The Mighty Texas Personal Umbrella Policy

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A better understanding of the personal umbrella policy here in Texas.

Thursday, October 05, 2006

Texas Umbrella Policy, The Scenario...

To see how that personal umbrella policy works, there always has to be a scenario or dramatization.

Let’s imagine a family with a husband, wife, and teenage son. Jan and Bill are the parents, and their teenage son’s name is Bobby. Bobby just got his license about a month ago. His parents trust him enough to go to a party but has to be back promptly at midnight. Bobby is having a good time at the party but realizes that its 11:45 p.m. From the party to his home is about 25 minutes away. He leaves with a rush without bidding farewell to his fellow partygoers…

Now, let’s imagine a second family with also a husband, wife and two small children. Molly and Peter are the parents, and their two small children are Sam and Patty. Peter had to work the late shift again for the third time that week. With midnight approaching fast he can’t wait to get home and sleep. Knowing he is just really tired he drives cautiously home…

Peter is approaching a red traffic light and wishes it turned green once he gets even closer. His pillow is starting to yell his name even louder. Bobby is approaching the same intersection. His light turns yellow and then red but does not see another vehicle approaching the intersection. He can’t afford having his parents upset with him for being late so he speeds up to take the red light. Peter unfortunately also crosses the intersection at the same time. Bobby hits Peter on the driver side killing Peter almost instantly.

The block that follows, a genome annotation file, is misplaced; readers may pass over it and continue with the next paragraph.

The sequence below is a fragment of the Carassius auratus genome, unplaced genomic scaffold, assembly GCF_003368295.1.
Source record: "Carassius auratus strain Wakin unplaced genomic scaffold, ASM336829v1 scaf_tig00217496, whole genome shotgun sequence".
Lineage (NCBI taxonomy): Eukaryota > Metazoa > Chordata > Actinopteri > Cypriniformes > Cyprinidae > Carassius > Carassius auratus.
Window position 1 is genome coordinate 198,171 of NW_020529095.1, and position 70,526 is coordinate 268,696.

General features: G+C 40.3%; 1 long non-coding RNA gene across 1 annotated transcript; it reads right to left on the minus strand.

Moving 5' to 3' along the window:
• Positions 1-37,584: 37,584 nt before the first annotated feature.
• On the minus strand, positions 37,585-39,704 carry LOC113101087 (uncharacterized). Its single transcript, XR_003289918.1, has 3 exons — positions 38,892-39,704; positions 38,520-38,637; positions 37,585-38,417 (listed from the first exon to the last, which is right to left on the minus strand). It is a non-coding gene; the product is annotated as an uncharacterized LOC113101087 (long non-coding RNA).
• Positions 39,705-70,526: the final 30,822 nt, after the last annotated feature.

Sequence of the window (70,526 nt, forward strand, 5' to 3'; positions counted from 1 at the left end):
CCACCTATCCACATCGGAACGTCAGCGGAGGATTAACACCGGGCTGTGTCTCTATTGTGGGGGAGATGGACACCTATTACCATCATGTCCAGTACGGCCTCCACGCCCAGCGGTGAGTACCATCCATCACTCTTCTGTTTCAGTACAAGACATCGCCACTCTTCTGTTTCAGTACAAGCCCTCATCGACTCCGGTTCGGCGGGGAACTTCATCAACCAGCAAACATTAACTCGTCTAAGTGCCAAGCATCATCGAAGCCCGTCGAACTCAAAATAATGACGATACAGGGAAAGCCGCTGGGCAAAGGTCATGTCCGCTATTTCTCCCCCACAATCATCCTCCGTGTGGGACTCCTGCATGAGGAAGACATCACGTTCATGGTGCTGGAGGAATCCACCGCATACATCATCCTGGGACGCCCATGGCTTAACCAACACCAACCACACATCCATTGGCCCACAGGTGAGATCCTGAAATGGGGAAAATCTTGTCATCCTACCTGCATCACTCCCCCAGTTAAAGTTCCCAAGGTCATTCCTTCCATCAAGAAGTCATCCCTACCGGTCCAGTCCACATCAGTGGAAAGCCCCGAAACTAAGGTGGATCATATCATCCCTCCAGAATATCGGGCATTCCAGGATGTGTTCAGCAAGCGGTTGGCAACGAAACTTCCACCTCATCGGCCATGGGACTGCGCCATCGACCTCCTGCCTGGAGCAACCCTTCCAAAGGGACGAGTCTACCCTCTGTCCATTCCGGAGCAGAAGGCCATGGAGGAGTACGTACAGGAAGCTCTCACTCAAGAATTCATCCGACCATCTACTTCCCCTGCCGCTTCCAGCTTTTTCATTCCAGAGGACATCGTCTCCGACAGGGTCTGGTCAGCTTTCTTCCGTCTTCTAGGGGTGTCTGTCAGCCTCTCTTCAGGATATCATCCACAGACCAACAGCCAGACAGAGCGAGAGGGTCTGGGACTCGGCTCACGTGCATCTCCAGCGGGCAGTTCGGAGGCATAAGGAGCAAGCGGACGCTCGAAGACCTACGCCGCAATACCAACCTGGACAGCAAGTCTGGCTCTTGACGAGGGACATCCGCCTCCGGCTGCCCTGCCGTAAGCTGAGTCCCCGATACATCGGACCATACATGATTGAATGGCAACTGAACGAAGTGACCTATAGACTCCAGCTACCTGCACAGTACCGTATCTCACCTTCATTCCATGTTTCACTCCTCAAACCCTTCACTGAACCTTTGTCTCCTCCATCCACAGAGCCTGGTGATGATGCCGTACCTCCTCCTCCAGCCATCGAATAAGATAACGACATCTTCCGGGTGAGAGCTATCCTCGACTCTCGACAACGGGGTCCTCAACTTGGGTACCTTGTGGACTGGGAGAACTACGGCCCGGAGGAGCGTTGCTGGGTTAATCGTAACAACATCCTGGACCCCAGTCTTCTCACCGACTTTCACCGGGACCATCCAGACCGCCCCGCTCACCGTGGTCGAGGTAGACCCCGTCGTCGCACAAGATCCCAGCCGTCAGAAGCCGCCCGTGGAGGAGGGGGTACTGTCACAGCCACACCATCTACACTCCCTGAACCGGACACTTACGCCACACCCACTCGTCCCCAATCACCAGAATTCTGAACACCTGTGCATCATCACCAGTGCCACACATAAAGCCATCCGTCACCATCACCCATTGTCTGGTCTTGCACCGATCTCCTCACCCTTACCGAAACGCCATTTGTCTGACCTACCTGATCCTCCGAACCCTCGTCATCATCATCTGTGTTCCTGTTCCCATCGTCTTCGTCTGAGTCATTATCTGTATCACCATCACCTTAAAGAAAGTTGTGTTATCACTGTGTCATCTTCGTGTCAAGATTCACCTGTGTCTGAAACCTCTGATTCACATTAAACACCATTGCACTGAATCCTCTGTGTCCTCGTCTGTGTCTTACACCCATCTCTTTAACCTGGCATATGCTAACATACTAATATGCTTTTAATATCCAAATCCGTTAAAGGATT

Jan and Bill, Bobby’s parents, only have 20/40/15 Texas minimum liability limits. $20,000 for bodily injury to another person, no more than $40,000 per accident, and $15,000 for property damages. Just a quick lesson, bodily injury is injury of any kind or death of the other person you hit. Now, don’t you agree that Peter’s life was worth more than $20,000? Peter’s earning potential is an easy $1,000,000. Molly then files suit on Jan and Bill for $1,000,000 since she thinks $20,000 is not sufficient for her husband’s life

In the situation above it is clear that Jan and Bill were not prepared for such a large liability loss. Now they have to worry about their assets in the suit that was brought up against them. If only they would have considered a personal umbrella policy which is really inexpensive to be prepared. That would have made a world of difference.

***Other situations to consider: A guest in your home falls and hurts himself or herself or a guest drowns in your pool.

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